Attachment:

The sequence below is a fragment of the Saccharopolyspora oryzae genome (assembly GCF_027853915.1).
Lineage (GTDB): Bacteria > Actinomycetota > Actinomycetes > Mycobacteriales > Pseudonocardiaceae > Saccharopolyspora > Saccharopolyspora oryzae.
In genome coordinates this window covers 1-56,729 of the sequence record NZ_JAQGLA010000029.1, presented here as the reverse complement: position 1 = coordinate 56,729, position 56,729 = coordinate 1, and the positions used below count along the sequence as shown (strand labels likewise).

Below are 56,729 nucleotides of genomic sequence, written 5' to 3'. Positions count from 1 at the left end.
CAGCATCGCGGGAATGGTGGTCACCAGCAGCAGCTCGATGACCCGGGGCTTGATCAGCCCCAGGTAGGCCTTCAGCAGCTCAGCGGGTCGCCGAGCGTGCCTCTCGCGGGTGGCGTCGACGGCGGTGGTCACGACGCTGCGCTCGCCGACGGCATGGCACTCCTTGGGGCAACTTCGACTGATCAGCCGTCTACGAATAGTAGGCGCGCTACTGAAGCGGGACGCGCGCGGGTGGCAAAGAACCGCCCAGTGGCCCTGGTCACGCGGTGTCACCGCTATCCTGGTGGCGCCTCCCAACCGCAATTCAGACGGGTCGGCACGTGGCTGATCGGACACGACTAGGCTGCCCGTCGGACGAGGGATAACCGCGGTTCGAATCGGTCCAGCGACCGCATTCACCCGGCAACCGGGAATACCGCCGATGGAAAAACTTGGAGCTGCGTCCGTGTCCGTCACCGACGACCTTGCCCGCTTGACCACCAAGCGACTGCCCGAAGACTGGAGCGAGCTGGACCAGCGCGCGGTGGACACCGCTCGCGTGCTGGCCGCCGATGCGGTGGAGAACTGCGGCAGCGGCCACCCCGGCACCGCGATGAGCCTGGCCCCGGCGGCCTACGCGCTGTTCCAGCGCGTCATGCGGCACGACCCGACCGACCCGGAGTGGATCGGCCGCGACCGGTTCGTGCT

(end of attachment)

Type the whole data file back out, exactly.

The sequence below is a fragment of the Saccharopolyspora oryzae genome (assembly GCF_027853915.1).
Lineage (GTDB): Bacteria > Actinomycetota > Actinomycetes > Mycobacteriales > Pseudonocardiaceae > Saccharopolyspora > Saccharopolyspora oryzae.
In genome coordinates this window covers 1-56,729 of the sequence record NZ_JAQGLA010000029.1, presented here as the reverse complement: position 1 = coordinate 56,729, position 56,729 = coordinate 1, and the positions used below count along the sequence as shown (strand labels likewise).

Below are 56,729 nucleotides of genomic sequence, written 5' to 3'. Positions count from 1 at the left end.
CAGCATCGCGGGAATGGTGGTCACCAGCAGCAGCTCGATGACCCGGGGCTTGATCAGCCCCAGGTAGGCCTTCAGCAGCTCAGCGGGTCGCCGAGCGTGCCTCTCGCGGGTGGCGTCGACGGCGGTGGTCACGACGCTGCGCTCGCCGACGGCATGGCACTCCTTGGGGCAACTTCGACTGATCAGCCGTCTACGAATAGTAGGCGCGCTACTGAAGCGGGACGCGCGCGGGTGGCAAAGAACCGCCCAGTGGCCCTGGTCACGCGGTGTCACCGCTATCCTGGTGGCGCCTCCCAACCGCAATTCAGACGGGTCGGCACGTGGCTGATCGGACACGACTAGGCTGCCCGTCGGACGAGGGATAACCGCGGTTCGAATCGGTCCAGCGACCGCATTCACCCGGCAACCGGGAATACCGCCGATGGAAAAACTTGGAGCTGCGTCCGTGTCCGTCACCGACGACCTTGCCCGCTTGACCACCAAGCGACTGCCCGAAGACTGGAGCGAGCTGGACCAGCGCGCGGTGGACACCGCTCGCGTGCTGGCCGCCGATGCGGTGGAGAACTGCGGCAGCGGCCACCCCGGCACCGCGATGAGCCTGGCCCCGGCGGCCTACGCGCTGTTCCAGCGCGTCATGCGGCACGACCCGACCGACCCGGAGTGGATCGGCCGCGACCGGTTCGTGCT